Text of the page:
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Posts Tagged ‘social enginnering’
April 7th, 2015

Don’t take the bait: Beware of web attack techniques

Mousetrap with cheese

When it comes to cybercrime, it’s always better to be in the know. Here are a few ways that web attacks can find their way onto your device. Don’t be fooled — most cybercrooks design attacks to  take place where you’d least expect it.

  1. Social engineering preys on human weakness

“A lot of attacks are still using social engineering techniques; phishing emails – ways of convincing the user to give up valuable information,” said Avast CEO Vince Steckler.

In a phishing or spearphishing attack, hackers use email messages to trick people into providing sensitive information, click on links, or download malware. The emails are seemingly sent from organizations or individuals the potential victims would normally get emails from, making them even more deceptive. Last July, Avast took a look at the Tinba Trojan, banking malware that used spearphishing to target its victims.

 usbank

An example of an injected form from Tinba Trojan targeting U.S. Bank customers.

Web attacks also take place through SMS Text Phishing, also known as SMSishing. This method has become one of the most popular ways in which malicious threats are transmitted on Android devices. These text messages include links that contain malware, and upon clicking them, the malicious program is downloaded to the user’s device. These programs often operate as SMS worms capable of sending messages, removing apps and files, and stealing confidential information from the user.

  1. Malicious apps attempt to fool you

Malicious programs can disguise themselves as real programs by hiding within popular apps or games. In February, we examined malicious apps posing as games on Google Play that infected millions of users with adware. In the case of malicious apps, cybercrooks tamper with the app’s code, inserting additional features and malicious programs that infect devices. As a result, the malware can attempt to use SMSishing in order to collect additional data.

Durak-game-GP

The Durak card game app was the most widespread of the malicious apps with 5 – 10 million installations according to Google Play.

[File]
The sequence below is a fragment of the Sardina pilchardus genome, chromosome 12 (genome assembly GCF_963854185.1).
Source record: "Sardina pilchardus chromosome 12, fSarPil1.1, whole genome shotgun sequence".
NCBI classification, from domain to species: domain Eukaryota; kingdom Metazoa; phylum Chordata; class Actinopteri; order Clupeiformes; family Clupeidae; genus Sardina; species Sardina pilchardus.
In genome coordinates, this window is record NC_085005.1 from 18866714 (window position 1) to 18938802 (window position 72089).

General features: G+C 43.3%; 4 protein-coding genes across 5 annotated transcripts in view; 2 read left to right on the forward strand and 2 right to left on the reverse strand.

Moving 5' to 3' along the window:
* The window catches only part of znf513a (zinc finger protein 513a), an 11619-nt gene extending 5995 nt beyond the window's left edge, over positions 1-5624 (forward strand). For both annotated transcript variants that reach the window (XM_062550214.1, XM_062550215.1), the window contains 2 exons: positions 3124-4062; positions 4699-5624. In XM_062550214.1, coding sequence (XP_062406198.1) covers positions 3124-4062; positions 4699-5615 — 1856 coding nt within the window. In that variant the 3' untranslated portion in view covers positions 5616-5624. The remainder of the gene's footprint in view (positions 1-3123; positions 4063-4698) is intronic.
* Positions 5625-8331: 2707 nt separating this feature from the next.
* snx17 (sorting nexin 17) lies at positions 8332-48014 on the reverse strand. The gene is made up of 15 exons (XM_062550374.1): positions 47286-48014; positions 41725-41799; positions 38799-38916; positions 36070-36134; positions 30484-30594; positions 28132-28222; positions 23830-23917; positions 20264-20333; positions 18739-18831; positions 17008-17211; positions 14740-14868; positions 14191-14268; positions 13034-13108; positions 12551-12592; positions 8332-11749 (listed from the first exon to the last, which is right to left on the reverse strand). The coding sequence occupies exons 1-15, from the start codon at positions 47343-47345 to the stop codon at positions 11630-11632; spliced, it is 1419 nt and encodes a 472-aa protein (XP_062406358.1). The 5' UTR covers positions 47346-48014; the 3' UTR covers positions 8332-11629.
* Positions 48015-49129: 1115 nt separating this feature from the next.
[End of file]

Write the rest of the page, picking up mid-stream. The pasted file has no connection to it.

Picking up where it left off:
1. Ransomware uses scare tactics that really work

Another name that made headlines was a group of malware dubbed ransomware, such as CryptoLocker, and its variants CryptowallPrison LockerPowerLocker, and Zerolocker. The most widespread is Cryptolocker, which encrypts data on a computer and demands money from the victim in order to provide the decryption key. Avast detects and protects its users from CryptoLocker and GameoverZeus.  

Make sure you back up important files on a regular basis to avoid losing them to ransomware. Ransomware made its way from desktop to Android during the year, and Avast created a Ransomware Removal app to eliminate Android ransomware and unlocks encrypted files for free.

Count on Avast apps to keep mobile malware at bay

To keep your devices protected from other ransomware, make sure to also install Avast Free Mobile Security & Antivirus from the Google Play store. It can detect and remove the malware before it is deployed.

Install Avast Ransomware Removal to find out if your Android devices are infected and to get rid of an infection. Avast Ransomware Removal will tell you if your phone has ransomware on it. If you are infected, it will eliminate the malware. Android users who are clean can use the free app to prevent an infection from happening.Once installed, you can easily launch the app to scan the device, remove the virus, and then decrypt your hijacked files.

October 27th, 2014

Pony stealer spread vicious malware using email campaign

Most people want to stay on top of their bills, and not pay them late. But recently, unexpected emails claiming an overdue invoice have been showing up in people’s inboxes, causing anxiety and ultimately a malware attack. Read this report from the Avast Virus Lab, so as a consumer you’ll know what to look for, and as a systems administrator for an SMB or other website, you will know how cybercrooks can use your site for this type of social engineering scam.

Recently we saw an email campaign which attempted to convince people to pay an overdue invoice, as you can see on the following image. The user is asked to download an invoice from the attached link.

mail1

The downloaded file pretends to be a regular PDF file, however the filename “Total outstanding invoice pdf.com” is very suspicious.

When the user executes the malicious file, after a few unpacking procedures, it downloads the final vicious payload. The Avast Virus Lab has identified this payload as Pony Stealer, a well-known data-stealing Trojan which is responsible for stealing $220,000, as you can read here.